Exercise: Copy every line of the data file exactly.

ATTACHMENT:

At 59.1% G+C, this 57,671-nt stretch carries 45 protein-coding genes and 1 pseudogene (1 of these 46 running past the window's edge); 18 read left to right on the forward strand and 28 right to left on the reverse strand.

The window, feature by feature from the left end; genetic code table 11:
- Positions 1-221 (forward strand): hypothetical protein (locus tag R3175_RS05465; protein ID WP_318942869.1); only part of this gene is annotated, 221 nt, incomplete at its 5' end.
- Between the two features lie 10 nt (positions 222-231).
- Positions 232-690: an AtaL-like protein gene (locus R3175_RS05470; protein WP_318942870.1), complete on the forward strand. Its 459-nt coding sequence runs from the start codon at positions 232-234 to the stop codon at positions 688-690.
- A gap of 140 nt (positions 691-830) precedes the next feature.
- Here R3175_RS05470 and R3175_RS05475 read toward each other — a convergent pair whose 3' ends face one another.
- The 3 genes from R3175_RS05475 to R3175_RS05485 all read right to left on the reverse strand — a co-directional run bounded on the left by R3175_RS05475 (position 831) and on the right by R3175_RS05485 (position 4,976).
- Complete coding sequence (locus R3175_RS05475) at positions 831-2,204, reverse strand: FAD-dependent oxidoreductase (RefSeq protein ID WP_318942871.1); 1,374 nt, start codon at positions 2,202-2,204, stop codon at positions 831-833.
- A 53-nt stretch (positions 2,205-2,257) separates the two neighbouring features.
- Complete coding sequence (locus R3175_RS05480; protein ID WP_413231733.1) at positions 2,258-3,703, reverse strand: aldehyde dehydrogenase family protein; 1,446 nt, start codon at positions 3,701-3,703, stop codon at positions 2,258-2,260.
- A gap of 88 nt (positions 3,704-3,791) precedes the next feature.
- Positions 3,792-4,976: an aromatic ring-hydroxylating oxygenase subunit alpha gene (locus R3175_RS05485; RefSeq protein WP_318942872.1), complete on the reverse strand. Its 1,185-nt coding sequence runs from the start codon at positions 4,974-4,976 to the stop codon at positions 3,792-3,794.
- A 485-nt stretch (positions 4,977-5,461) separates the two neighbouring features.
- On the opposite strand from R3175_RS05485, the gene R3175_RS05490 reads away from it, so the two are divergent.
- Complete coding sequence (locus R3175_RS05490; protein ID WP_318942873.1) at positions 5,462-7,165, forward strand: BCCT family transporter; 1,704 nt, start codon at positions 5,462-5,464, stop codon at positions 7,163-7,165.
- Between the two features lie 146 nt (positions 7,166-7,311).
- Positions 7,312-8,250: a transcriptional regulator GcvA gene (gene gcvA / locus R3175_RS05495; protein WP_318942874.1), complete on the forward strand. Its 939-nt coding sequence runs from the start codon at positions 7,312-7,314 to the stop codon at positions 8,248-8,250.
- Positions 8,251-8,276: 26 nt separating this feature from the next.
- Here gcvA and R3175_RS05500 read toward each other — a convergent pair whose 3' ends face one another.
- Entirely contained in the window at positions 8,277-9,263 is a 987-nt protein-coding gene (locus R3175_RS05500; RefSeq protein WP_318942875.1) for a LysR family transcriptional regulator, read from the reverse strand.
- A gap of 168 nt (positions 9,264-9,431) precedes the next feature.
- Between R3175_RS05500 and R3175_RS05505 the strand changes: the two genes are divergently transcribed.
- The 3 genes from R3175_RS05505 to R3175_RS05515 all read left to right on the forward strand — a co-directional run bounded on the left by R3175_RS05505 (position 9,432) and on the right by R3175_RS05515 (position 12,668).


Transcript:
At 59.1% G+C, this 57,671-nt stretch carries 45 protein-coding genes and 1 pseudogene (1 of these 46 running past the window's edge); 18 read left to right on the forward strand and 28 right to left on the reverse strand.

The window, feature by feature from the left end; genetic code table 11:
- Positions 1-221 (forward strand): hypothetical protein (locus tag R3175_RS05465; protein ID WP_318942869.1); only part of this gene is annotated, 221 nt, incomplete at its 5' end.
- Between the two features lie 10 nt (positions 222-231).
- Positions 232-690: an AtaL-like protein gene (locus R3175_RS05470; protein WP_318942870.1), complete on the forward strand. Its 459-nt coding sequence runs from the start codon at positions 232-234 to the stop codon at positions 688-690.
- A gap of 140 nt (positions 691-830) precedes the next feature.
- Here R3175_RS05470 and R3175_RS05475 read toward each other — a convergent pair whose 3' ends face one another.
- The 3 genes from R3175_RS05475 to R3175_RS05485 all read right to left on the reverse strand — a co-directional run bounded on the left by R3175_RS05475 (position 831) and on the right by R3175_RS05485 (position 4,976).
- Complete coding sequence (locus R3175_RS05475) at positions 831-2,204, reverse strand: FAD-dependent oxidoreductase (RefSeq protein ID WP_318942871.1); 1,374 nt, start codon at positions 2,202-2,204, stop codon at positions 831-833.
- A 53-nt stretch (positions 2,205-2,257) separates the two neighbouring features.
- Complete coding sequence (locus R3175_RS05480; protein ID WP_413231733.1) at positions 2,258-3,703, reverse strand: aldehyde dehydrogenase family protein; 1,446 nt, start codon at positions 3,701-3,703, stop codon at positions 2,258-2,260.
- A gap of 88 nt (positions 3,704-3,791) precedes the next feature.
- Positions 3,792-4,976: an aromatic ring-hydroxylating oxygenase subunit alpha gene (locus R3175_RS05485; RefSeq protein WP_318942872.1), complete on the reverse strand. Its 1,185-nt coding sequence runs from the start codon at positions 4,974-4,976 to the stop codon at positions 3,792-3,794.
- A 485-nt stretch (positions 4,977-5,461) separates the two neighbouring features.
- On the opposite strand from R3175_RS05485, the gene R3175_RS05490 reads away from it, so the two are divergent.
- Complete coding sequence (locus R3175_RS05490; protein ID WP_318942873.1) at positions 5,462-7,165, forward strand: BCCT family transporter; 1,704 nt, start codon at positions 5,462-5,464, stop codon at positions 7,163-7,165.
- Between the two features lie 146 nt (positions 7,166-7,311).
- Positions 7,312-8,250: a transcriptional regulator GcvA gene (gene gcvA / locus R3175_RS05495; protein WP_318942874.1), complete on the forward strand. Its 939-nt coding sequence runs from the start codon at positions 7,312-7,314 to the stop codon at positions 8,248-8,250.
- Positions 8,251-8,276: 26 nt separating this feature from the next.
- Here gcvA and R3175_RS05500 read toward each other — a convergent pair whose 3' ends face one another.
- Entirely contained in the window at positions 8,277-9,263 is a 987-nt protein-coding gene (locus R3175_RS05500; RefSeq protein WP_318942875.1) for a LysR family transcriptional regulator, read from the reverse strand.
- A gap of 168 nt (positions 9,264-9,431) precedes the next feature.
- Between R3175_RS05500 and R3175_RS05505 the strand changes: the two genes are divergently transcribed.
- The 3 genes from R3175_RS05505 to R3175_RS05515 all read left to right on the forward strand — a co-directional run bounded on the left by R3175_RS05505 (position 9,432) and on the right by R3175_RS05515 (position 12,668).